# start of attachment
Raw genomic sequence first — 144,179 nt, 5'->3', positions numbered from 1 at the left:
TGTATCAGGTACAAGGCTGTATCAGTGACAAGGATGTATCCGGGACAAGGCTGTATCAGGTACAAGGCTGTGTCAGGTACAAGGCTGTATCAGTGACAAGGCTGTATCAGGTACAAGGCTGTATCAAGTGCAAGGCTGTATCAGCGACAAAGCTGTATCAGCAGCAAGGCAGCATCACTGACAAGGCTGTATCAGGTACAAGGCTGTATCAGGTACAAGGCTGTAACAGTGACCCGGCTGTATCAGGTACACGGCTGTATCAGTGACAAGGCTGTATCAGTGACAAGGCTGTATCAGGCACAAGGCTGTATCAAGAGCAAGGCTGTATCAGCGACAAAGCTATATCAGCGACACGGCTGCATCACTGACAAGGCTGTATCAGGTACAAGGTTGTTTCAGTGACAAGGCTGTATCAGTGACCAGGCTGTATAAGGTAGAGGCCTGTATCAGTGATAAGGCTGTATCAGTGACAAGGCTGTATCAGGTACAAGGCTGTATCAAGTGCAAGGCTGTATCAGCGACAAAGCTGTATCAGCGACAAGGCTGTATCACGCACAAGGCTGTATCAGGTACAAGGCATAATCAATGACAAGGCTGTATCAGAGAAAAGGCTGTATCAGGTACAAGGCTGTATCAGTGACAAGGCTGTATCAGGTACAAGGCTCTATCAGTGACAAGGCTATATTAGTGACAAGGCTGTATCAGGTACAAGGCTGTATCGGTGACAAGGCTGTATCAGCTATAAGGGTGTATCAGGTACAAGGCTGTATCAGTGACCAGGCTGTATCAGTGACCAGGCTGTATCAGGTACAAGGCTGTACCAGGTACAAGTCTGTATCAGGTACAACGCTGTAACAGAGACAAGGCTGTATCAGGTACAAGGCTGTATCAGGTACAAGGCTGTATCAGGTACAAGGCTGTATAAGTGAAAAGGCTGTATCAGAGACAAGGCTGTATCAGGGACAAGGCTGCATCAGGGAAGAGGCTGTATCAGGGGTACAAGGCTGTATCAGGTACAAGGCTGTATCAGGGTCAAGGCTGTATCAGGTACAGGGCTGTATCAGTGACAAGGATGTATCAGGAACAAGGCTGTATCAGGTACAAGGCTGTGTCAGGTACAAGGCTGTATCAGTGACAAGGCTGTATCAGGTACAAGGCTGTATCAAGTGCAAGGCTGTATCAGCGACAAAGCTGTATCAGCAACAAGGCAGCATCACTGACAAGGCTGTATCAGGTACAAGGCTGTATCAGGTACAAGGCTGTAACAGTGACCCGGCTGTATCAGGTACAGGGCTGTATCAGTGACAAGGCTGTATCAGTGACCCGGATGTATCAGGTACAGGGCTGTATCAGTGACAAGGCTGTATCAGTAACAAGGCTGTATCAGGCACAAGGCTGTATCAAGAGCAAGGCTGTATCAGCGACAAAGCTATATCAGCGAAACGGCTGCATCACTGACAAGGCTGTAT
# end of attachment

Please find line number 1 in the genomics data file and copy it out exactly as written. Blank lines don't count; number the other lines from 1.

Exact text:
Raw genomic sequence first — 144,179 nt, 5'->3', positions numbered from 1 at the left: